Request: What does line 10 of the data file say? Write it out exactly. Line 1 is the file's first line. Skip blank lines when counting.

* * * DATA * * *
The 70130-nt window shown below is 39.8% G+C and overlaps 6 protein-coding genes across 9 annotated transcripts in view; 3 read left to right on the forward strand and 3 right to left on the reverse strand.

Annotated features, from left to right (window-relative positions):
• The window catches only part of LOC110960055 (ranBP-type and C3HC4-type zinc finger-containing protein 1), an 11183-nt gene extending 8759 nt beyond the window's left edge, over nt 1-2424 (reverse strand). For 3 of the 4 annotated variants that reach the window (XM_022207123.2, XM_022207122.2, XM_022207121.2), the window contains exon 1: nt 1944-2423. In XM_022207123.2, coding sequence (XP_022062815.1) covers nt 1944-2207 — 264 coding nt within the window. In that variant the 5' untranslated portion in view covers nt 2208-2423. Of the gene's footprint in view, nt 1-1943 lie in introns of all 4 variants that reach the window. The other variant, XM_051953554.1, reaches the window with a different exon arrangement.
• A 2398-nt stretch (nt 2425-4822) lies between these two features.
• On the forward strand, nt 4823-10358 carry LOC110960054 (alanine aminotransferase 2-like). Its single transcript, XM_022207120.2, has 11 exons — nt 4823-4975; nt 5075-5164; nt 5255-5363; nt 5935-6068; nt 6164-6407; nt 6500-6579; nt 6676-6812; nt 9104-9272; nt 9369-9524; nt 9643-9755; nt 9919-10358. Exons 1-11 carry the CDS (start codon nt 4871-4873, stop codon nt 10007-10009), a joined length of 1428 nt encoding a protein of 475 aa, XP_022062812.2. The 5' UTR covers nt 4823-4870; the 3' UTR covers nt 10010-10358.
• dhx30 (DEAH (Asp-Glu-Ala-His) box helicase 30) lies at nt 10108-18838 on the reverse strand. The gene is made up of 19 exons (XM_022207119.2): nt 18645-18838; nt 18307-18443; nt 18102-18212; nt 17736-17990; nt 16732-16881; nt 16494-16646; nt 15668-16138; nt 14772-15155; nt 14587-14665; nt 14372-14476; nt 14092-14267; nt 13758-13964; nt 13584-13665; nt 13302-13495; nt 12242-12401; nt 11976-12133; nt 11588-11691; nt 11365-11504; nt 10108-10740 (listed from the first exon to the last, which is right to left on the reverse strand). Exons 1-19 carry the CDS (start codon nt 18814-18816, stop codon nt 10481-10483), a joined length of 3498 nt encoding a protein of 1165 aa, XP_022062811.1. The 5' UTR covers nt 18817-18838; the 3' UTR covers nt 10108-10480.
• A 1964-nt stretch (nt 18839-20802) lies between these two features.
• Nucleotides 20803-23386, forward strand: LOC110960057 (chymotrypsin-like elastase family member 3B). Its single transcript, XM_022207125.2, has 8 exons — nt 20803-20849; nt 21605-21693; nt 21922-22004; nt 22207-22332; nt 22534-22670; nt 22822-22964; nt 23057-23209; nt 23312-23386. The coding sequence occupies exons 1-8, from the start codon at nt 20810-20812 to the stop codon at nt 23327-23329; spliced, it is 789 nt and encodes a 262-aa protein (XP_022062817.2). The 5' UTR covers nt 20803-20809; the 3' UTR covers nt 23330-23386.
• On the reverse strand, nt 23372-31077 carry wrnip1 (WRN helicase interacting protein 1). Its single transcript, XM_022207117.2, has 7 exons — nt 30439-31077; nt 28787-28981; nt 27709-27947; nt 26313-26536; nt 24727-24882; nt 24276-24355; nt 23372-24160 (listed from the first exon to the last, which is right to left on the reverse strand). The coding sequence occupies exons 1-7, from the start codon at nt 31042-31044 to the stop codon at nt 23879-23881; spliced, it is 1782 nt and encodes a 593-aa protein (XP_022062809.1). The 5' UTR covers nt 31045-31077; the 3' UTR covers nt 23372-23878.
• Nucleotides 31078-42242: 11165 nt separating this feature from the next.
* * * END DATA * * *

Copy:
• Nucleotides 31078-42242: 11165 nt separating this feature from the next.